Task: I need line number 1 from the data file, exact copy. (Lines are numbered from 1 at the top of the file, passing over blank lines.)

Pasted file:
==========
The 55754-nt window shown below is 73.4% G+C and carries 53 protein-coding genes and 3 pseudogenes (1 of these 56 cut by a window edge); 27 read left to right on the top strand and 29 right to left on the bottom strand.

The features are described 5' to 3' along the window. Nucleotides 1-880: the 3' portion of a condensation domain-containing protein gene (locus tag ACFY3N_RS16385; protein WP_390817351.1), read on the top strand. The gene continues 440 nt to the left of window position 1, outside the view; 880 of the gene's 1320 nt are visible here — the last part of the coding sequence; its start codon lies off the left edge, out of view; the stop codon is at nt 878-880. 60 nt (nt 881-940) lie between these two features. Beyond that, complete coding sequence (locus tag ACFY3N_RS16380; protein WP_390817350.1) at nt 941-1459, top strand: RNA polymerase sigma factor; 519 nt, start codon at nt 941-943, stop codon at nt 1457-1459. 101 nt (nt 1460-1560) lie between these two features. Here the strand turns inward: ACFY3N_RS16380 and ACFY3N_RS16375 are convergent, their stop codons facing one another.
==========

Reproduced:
The 55754-nt window shown below is 73.4% G+C and carries 53 protein-coding genes and 3 pseudogenes (1 of these 56 cut by a window edge); 27 read left to right on the top strand and 29 right to left on the bottom strand.